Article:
Abortion wars: Virginia retreats on invasive probe in ultrasound bill (+video)
Virginia Gov. Bob McDonnell backtracked on the bill, which could have required women seeking an abortion first to undergo an invasive procedure. Republicans scrambled to pass an amended version.
Republicans in Virginia's state Senate moved forward Thursday morning on an amended bill that would, if signed by Gov. Bob McDonnell, require pregnant women to have an ultrasound of the fetuses before obtaining an abortion. According to the revised bill, which cleared Virginia's House Wednesday, the women would have an opportunity to view the image of the fetus but would not be required to do so.
Seven states currently require ultrasounds prior to abortion procedures, but an 11th-hour scramble in Virginia to amend the bill to take out language that would have required, in some cases, an invasive vaginal ultrasound gave fodder to critics who say the politics of fetal “personhood,” not ethical or medical concerns for women, is driving the wave of ultrasound laws.
For many expectant parents, ultrasounds are a source of joy, the first peek at the new life within – brimming with possibilities. But forcing a woman seeking an abortion to pay for an ultrasound in order to give her an opportunity to view the image has a distinctly different aim, critics say, namely to “personify the fetus and dissuade a woman from obtaining an abortion,” according to the Guttmacher Institute, a sexual-health policy institute in Washington.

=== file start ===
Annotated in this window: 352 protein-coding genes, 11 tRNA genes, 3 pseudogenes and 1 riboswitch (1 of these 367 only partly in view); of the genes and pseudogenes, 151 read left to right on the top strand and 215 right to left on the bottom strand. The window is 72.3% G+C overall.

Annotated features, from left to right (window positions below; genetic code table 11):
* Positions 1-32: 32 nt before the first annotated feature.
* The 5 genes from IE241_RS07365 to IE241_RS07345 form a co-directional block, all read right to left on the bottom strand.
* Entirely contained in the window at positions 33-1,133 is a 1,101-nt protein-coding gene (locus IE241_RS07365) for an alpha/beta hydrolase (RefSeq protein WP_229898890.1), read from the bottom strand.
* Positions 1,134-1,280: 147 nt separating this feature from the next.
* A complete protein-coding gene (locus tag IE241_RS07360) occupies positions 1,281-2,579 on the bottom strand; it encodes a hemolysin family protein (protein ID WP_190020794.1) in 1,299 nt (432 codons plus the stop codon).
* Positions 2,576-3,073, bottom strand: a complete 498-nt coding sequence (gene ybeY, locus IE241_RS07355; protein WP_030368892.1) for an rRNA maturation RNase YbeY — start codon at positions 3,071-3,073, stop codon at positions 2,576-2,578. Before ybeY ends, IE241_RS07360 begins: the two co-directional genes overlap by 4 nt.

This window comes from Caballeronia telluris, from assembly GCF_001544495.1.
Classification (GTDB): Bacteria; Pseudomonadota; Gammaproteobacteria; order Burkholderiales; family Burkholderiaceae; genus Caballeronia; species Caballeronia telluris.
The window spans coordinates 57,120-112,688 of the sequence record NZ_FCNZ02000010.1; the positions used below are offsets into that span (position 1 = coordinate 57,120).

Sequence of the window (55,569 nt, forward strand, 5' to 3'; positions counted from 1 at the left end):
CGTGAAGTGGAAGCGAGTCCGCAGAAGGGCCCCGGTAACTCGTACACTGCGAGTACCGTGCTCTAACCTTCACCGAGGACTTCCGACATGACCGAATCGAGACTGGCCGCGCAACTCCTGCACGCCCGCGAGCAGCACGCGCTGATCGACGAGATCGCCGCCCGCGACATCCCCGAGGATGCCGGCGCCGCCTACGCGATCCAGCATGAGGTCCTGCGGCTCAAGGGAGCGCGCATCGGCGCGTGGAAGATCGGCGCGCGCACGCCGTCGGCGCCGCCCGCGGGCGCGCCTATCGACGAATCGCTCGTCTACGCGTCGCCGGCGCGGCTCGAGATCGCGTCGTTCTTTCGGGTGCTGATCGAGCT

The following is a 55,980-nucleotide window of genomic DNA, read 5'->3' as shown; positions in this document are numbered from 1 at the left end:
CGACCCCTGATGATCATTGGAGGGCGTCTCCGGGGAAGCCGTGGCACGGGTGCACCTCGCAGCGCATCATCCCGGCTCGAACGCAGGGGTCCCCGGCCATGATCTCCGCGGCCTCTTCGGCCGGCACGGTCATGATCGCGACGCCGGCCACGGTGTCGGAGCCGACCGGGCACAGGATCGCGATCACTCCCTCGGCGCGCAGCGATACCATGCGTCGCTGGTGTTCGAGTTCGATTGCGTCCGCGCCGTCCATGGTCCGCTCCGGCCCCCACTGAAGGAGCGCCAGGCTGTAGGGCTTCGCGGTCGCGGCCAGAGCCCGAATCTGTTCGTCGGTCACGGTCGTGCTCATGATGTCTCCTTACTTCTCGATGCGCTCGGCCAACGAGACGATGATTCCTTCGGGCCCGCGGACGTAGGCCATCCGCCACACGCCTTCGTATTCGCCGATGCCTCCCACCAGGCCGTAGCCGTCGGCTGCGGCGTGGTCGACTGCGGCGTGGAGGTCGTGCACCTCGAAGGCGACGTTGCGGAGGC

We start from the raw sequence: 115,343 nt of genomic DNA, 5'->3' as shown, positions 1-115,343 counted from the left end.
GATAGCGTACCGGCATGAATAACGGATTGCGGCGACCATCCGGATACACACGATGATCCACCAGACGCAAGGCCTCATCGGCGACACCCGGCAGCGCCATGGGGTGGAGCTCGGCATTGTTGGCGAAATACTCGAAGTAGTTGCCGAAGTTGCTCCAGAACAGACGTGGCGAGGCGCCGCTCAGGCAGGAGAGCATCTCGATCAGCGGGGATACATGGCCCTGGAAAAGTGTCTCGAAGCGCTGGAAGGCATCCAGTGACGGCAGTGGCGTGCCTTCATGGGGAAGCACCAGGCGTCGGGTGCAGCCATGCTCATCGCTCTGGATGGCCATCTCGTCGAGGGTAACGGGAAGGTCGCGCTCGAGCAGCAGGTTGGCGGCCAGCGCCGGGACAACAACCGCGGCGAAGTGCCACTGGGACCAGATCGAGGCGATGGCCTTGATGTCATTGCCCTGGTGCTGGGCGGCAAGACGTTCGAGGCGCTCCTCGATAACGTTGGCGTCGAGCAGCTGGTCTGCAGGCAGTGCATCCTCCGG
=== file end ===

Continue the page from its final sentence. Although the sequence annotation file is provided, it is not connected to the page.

Proponents of such ultrasound laws argue that doctors have a duty to convey to a patient all available medical information on her condition, including relevant tests such as an ultrasound.
Governor McDonnell originally backed a bill that could have required doctors to use a vaginal ultrasound probe to determine the gestational age of the fetus, but he began backtracking Wednesday after consulting with lawyers, doctors, lawmakers, and interest groups.
Analysts suggest that McDonnell, who has been floated as a potential GOP vice presidential candidate, is seeking a more centrist position as he tries to build national recognition, especially as Virginia looms as an important presidential battleground state.